Did you know that the poultry industries in India and around the world are growing more quickly than any other segment of the livestock market? The projected increase in the world population to 9.5 billion people by 2050 would directly contribute to the increased demand for livestock products. A movement in dietary preferences toward poultry and other animal products is influenced by a number of variables. India and the rest of the globe are consuming more chicken than ever, according to the United States Department of Agriculture and the Organization for Economic Cooperation and Development. The chicken industry contributes about 1% of India’s GDP and 11% of the GDP from all livestock. It is anticipated that annual growth rates for chicken meat will be 10-15% and 6-7%.
Rural households rely on poultry for economic, nutritional, and social support in many third-world countries, including India. As a primary source of meat, eggs, and raw materials for industries (feathers and waste products), as well as a source of income and employment, poultry like chickens, geese, ducks, guinea hens, ostriches, and turkeys contribute significantly to human nutrition when compared to other domesticated animals. However, what does the future have in store for all of us? Keep on reading and find out!
Climate Changes Challenges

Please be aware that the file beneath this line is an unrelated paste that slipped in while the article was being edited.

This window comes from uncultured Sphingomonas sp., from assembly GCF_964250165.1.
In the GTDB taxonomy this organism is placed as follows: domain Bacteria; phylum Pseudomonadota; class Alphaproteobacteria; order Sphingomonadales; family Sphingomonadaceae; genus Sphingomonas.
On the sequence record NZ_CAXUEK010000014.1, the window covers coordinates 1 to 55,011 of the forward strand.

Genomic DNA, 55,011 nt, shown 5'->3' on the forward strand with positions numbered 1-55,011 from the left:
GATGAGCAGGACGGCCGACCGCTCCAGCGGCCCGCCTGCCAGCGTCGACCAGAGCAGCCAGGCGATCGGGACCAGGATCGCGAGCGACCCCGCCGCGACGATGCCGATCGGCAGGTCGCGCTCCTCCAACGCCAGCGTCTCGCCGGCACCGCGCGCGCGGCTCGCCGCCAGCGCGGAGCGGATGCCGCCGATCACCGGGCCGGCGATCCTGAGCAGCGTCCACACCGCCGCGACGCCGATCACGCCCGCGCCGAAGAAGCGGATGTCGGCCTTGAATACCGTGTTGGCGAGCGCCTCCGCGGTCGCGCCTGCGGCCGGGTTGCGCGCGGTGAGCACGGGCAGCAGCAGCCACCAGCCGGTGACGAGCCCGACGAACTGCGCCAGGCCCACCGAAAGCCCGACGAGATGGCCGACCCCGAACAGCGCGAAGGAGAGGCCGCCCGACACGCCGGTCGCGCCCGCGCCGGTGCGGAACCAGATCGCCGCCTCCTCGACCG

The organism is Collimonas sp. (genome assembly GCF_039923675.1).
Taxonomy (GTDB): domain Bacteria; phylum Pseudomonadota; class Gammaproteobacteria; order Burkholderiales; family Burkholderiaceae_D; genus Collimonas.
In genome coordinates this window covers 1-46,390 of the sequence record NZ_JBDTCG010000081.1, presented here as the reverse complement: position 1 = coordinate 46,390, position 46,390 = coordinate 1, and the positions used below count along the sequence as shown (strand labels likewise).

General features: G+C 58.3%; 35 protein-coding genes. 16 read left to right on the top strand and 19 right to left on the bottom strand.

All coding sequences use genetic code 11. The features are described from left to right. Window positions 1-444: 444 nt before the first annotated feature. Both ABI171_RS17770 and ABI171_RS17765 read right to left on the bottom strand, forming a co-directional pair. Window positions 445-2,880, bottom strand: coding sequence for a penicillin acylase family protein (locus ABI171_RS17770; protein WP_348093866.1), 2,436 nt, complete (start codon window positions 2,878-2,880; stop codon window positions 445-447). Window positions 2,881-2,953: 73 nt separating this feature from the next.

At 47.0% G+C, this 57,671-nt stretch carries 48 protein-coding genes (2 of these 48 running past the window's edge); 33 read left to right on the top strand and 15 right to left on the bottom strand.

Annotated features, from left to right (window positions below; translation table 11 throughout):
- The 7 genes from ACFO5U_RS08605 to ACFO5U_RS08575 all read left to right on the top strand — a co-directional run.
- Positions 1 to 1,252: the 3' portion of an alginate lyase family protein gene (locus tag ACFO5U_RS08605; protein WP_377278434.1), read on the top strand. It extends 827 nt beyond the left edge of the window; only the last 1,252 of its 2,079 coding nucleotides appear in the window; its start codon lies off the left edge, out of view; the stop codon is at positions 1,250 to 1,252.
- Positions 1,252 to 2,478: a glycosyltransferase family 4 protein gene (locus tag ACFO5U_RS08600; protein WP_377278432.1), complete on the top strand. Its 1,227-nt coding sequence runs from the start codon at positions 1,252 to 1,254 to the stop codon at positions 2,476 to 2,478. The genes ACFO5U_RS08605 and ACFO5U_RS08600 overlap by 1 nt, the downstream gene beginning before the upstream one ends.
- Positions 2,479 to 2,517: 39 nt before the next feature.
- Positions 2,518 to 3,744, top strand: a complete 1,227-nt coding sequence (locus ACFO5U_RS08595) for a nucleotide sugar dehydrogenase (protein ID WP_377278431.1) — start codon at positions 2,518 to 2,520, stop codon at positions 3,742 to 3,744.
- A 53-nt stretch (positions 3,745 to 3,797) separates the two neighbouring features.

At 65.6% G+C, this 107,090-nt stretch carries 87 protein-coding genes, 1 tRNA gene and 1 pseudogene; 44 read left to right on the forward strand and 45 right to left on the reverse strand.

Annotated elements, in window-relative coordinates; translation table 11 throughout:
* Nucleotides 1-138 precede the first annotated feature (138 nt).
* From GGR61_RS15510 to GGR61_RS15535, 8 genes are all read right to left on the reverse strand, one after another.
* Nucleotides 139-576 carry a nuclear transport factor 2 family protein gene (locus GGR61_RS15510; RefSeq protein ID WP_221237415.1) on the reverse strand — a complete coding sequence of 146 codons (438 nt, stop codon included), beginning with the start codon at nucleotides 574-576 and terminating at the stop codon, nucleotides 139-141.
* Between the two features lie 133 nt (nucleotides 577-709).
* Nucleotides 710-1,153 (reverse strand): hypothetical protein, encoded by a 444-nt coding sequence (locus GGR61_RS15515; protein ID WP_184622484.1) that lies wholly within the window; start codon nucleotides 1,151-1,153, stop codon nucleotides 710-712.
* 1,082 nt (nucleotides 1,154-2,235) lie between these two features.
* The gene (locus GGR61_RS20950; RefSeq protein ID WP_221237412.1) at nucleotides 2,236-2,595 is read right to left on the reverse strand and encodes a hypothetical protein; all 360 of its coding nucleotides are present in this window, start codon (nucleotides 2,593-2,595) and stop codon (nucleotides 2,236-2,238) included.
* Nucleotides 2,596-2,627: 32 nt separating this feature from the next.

Reduced productivity and increasing costs are two of the main issues brought on by climate change. Housing systems need regular upkeep to keep in line with seasonal temperature norms and reduce the risk of heat stress. This calls for more money to be put into HVAC systems. Reproduction capacity is vulnerable to decline. Despite a 10% improvement in ventilation, a chicken house placed under a future climate change scenario nevertheless exceeded the critical temperature on 30% more occasions, according to studies on broiler hens conducted by the Department for the Environment, Food, and Rural Affairs (Defra). The stress caused by more extreme events, such as storms, may also reduce productivity. The rising cost of cooling buildings more vigorously in the summer and reducing indoor humidity is a likely effect. Building infrastructure and upkeep will need to be modified to account for the increased rainfall and more intense weather events. This means that sustainable solutions must be factored into building plans, and more money must be invested in drainage systems, if people are to survive the harsher and more frequent floods and regular rainfall. The number of household stockings may need to be reduced if temperatures rise to dangerous levels, and transportation vehicles may require actively managed ventilation.